The performance artist who turned heads and made headlines with a bizarre interpretive dance before the Portland City Council in March is taking her show about incontinence to Scotland.

Sara Juli, 39, of Falmouth will perform her original piece, “Tense Vagina: an actual diagnosis,” at the Edinburgh Fringe Festival in August.

The festival in Scotland was the first and remains the largest alternative and experimental theater festival of its kind, and one of the largest gathering of artists in the world. Edinburgh has inspired hundreds of other fringe festivals across the world, including PortFringe in Portland, which wraps up this weekend.

Sara Juli’s performance in March at a Portland City Council meeting.

Juli will perform “Tense Vagina” 22 times over three weeks in Edinburgh, beginning Aug. 3. She premiered the piece at SPACE Gallery in Portland in October 2015.

“It’s been a longtime goal of mine,” Juli said Friday night, before flying home to Maine after performances in North Carolina this week. “I have been making dance since I was a little girl, and I have such a passion for it. So many forces come upon you as you age that push you to make choices outside your passion. Through it all, I feel so proud that I have stayed connected to who I am as a performer.”

Part dance, part theater and part stand-up comedy, “Tense Vagina” explores the bladder-control issues that Juli experienced following the birth of her children. The show explains her condition and the treatment she received to alleviate it.

As the subtitle of the performance piece implies, “Tense Vagina” describes an actual medical diagnosis. Juli got the idea for her theater piece as she received physical therapy at the Pelvic Floor Rehab Center of New England. The piece uses humor, movement, sound, text, and audience engagement.

Since she debuted the piece at SPACE, Juli has presented “Tense Vagina” at the Chocolate Factory Theater in New York, the Dance Complex in Boston and American Dance Festival in Durham, North Carolina. The New Yorker magazine described it as “like a standup routine performed in a supine position while doing Kegel exercises.”

She credited Nat May, the former SPACE executive director, for creating the opportunity for her to take “Tense Vagina” to a worldwide audience. May invited a representative of the American Dance Festival to Portland to see her perform, which led to an offer for her to perform last summer at the festival. From there, she got an invitation to perform in Scotland.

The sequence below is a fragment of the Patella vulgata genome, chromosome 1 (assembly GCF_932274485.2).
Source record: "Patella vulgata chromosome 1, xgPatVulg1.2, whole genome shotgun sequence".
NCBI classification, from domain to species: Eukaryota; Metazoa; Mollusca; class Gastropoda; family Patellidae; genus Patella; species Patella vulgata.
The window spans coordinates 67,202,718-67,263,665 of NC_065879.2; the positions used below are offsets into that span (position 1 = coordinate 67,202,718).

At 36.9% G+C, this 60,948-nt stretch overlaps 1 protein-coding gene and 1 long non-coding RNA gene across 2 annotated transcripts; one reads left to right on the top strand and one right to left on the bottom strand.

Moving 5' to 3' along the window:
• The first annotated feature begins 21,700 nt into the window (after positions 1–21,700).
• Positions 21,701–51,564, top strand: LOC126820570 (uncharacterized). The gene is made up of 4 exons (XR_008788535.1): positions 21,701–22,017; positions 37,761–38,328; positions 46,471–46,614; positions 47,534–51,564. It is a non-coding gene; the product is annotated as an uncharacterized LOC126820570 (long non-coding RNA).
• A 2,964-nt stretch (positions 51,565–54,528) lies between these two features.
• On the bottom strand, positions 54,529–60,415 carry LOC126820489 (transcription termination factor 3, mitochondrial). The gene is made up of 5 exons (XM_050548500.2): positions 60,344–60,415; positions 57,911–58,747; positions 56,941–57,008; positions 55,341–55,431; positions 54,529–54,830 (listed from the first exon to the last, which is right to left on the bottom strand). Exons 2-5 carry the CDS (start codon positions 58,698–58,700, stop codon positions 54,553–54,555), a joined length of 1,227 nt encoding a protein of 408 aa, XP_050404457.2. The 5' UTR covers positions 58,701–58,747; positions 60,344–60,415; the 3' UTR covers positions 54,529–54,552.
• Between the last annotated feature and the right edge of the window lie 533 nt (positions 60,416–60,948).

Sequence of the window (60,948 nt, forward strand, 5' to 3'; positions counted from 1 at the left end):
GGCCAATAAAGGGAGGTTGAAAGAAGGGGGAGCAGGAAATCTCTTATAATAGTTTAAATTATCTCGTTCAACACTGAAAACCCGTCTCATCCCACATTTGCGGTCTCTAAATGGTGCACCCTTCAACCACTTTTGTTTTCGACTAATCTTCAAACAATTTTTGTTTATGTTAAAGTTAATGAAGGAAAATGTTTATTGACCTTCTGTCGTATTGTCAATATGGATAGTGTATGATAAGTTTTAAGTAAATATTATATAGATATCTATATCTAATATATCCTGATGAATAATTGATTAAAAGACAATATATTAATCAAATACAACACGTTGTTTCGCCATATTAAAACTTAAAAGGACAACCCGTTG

Sara Juli of Falmouth moved to Maine from New York. Staff photo by Shawn Patrick Ouellette

“It’s been an amazing progression of opportunities that started with SPACE,” she said.

Juli studied dance in college and moved to New York with the intent of making her career in dance. She and her family moved to Falmouth in 2014. She runs a consulting firm, Surala Consulting, advising artists and nonprofits about fundraising.

She has created a dozen pieces over the past decade. She was in North Carolina this week to debut a new one, “The Lecturn,” which is about the rules that “consume our society.” Other subjects of her work include money management, the death of a parent and promiscuity.

Though she has never performed in Scotland, she has toured internationally with her art, performing in the Netherlands, Australia, New Zealand, England and Russia. Earlier this year, she was named the 2017 Maine Fellow for the Performing Arts.

In March, Portland Mayor Ethan Strimling invited her to open the City Council meeting with a brief performance. After her introduction, Juli moved to the front of the council dais and began panting, flailing, spinning, kicking, hand-standing and jazz-handing throughout the council chamber. Near the end of her performance, she jumped on a member of the audience and mimicked being sick.

Performing 22 times in 25 days will be taxing, physically and vocally, she said.

“I’ll be headed to Scotland full of lozenges and honey – and a hope and a prayer.”

Bob Keyes can be contacted at 791-6457 or at:

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Twitter: pphbkeyes